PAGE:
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Crop Science Abstract -

Genetic Improvement for Yield and Fertility of Alfalfa Cultivars Representing Different Eras of Breeding


This article in CS

  1. Vol. 34 No. 4, p. 953-957
    Received: Jan 21, 1993

    * Corresponding author(s):
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  1. James B. Holland  and
  2. E. T. Bingham
  1. D ep. of Crop Science, Box 7620, North Carolina State Univ., Raleigh, NC 27695-7620
    D ep. of Agronomy, 1575 Linden Dr., Univ. of Wisconsin-Madison>, Madison, WI 53706-1597



Alfalfa (Medicago sativa L.) exhibits inbreeding depression for forage yield and also tends to set fewer seeds following self-pollination than following cross-pollination. The objectives of this study were to estimate changes in yield potential, inbreeding depression for yield, and self- and cross-fertilities of alfalfa cultivars adapted to Wisconsin and representing different eras of breeding from 1898 to 1985. In addition, two University of Wisconsin-Madison experimental cultivars with well-known breeding histories were included in the study. The S0 and S1 populations derived from each cultivar were evaluated for 3 yr for forage yield. Self- and cross-fertilities of some S0 populations were measured in a greenhouse study. Both S0 and S1 populations of modern (Era 3) cultivars yielded greater than those of the oldest (Era 1) cultivars. Era 3 S0 populations generally yielded more than those of cultivars released in the 1940s and 1950s (Era 2) but this was not true for S1 populations. These results suggest that favorable alleles have accumulated in modern alfalfa cultivars but that this mostly occurred between Eras 1 and 2. Inbreeding depression decreased between Eras 1 and 2 and increased between Eras 2 and 3. Increased heterozygosity or exploitation of nonadditive genetic effects may account for much of the improvement in cultivar yield potential that occurred between Eras 2 and 3. Era 3 cultivars had a significantly lower ratio of self-fertility to cross-fertility than Era 1 cultivars. Therefore, modern cultivars appear to have improved capacity to produce high proportions of cross-pollinated seed when nonself pollen is available, compared with older cultivars.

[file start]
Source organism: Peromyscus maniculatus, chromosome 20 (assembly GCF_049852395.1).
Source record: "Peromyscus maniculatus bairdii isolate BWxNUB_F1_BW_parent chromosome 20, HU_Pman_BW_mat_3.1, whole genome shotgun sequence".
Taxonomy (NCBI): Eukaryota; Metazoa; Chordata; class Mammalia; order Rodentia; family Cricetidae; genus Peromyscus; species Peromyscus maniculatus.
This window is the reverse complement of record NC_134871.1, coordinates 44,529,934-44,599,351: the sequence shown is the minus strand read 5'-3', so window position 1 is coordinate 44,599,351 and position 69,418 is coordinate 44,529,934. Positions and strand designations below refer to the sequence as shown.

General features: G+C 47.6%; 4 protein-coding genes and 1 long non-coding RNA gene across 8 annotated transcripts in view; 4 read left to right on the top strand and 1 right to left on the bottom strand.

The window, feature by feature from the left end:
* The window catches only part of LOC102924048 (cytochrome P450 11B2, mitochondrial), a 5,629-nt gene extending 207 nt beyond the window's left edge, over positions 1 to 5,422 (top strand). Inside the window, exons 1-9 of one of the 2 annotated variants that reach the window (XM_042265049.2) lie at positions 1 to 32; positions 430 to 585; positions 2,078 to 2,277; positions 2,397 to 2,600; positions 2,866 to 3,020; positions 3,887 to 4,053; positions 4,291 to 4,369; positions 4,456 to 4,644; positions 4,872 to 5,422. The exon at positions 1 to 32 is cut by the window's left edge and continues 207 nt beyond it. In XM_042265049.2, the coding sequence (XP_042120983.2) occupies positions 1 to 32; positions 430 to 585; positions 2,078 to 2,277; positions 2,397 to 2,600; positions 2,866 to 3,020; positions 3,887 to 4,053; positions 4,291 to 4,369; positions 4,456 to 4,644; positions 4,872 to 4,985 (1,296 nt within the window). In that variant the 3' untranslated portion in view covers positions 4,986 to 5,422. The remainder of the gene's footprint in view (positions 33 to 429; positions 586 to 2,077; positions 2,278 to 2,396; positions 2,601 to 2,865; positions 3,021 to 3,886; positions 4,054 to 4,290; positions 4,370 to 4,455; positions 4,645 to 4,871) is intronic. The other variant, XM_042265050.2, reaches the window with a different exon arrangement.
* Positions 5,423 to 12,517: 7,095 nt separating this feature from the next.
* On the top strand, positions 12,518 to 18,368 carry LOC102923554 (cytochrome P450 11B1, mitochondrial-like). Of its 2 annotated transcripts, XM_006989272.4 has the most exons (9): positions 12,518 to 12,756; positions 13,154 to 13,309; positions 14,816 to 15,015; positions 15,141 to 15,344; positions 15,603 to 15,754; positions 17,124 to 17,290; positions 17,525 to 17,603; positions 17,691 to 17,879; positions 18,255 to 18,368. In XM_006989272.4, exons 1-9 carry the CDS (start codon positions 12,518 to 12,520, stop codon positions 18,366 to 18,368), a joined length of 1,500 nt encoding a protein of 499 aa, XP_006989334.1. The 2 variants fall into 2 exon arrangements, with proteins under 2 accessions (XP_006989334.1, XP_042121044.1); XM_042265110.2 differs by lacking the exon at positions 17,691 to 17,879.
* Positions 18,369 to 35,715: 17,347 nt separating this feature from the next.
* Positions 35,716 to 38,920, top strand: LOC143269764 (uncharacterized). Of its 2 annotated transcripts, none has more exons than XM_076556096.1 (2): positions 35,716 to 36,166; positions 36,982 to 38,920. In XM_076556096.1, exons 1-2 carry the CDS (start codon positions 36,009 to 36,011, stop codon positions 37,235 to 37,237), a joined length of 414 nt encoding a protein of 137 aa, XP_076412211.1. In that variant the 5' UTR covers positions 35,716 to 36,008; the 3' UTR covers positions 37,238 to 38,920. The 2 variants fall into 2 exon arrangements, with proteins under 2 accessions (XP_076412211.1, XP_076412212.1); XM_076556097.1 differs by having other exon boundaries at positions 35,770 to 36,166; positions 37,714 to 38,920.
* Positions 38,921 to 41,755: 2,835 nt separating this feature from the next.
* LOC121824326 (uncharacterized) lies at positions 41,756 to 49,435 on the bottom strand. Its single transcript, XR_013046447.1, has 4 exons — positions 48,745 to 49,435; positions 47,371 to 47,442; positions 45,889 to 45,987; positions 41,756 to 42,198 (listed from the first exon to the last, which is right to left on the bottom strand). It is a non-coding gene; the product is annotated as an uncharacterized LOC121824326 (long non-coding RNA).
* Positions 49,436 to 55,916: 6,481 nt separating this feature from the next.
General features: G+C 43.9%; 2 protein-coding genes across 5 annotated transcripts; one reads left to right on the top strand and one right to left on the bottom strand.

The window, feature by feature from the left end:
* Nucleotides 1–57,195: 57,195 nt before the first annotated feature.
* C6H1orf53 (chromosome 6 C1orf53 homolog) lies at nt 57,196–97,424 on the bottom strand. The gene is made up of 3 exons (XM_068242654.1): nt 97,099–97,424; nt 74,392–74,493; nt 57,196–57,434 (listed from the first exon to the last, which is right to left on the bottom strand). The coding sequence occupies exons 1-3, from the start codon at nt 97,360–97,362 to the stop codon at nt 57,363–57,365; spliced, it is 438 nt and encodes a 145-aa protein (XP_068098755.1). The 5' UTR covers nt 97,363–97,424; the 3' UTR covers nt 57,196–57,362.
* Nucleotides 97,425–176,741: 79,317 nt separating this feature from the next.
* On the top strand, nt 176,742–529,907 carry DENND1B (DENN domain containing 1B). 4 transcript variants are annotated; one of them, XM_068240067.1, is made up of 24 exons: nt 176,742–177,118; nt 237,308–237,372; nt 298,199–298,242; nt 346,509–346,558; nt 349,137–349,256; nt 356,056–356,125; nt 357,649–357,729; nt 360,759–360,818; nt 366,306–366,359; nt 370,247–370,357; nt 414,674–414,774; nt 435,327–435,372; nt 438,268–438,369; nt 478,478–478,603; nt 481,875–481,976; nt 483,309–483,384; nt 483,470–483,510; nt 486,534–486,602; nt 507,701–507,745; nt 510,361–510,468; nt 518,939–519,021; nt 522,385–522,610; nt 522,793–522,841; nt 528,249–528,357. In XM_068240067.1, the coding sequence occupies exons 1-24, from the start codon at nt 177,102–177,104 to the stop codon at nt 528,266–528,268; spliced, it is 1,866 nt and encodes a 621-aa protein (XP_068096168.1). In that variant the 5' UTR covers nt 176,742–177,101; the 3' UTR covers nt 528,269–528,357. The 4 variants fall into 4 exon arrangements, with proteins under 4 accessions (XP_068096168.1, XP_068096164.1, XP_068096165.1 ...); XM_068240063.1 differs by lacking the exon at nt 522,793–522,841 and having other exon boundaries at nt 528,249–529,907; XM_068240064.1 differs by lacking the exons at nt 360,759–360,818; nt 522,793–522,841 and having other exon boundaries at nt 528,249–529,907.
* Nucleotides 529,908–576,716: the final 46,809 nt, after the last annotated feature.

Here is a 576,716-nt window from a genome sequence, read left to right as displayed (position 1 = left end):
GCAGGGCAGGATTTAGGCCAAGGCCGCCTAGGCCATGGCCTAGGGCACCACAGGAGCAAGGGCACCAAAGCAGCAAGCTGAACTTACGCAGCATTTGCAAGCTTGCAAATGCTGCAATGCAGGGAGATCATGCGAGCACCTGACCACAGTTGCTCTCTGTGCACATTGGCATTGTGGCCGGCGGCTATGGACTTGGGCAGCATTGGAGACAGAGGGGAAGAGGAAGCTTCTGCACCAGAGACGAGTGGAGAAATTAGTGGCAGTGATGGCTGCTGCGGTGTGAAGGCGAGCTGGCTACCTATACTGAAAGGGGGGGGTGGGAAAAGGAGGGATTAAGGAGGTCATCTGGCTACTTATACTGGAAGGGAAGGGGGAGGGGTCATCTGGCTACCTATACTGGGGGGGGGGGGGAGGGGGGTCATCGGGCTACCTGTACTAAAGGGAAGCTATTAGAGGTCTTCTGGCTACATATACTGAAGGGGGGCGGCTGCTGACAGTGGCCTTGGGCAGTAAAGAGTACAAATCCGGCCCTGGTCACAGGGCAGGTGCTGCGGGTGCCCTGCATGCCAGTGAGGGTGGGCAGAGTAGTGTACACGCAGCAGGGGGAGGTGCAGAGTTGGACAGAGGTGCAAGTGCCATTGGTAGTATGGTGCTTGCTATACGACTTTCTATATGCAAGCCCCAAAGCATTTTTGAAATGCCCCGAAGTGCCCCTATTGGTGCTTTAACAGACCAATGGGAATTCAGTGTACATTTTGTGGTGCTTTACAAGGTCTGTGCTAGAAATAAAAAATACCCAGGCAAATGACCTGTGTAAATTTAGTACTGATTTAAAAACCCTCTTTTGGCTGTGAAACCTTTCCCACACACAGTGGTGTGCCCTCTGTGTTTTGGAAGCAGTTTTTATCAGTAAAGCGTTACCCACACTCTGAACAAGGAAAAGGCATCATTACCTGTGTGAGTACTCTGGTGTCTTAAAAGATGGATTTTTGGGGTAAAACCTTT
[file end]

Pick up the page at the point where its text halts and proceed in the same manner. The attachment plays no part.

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Copyright © 1994. Crop Science Society of America, Inc.Copyright © 1994 by the Crop Science Society of America, Inc.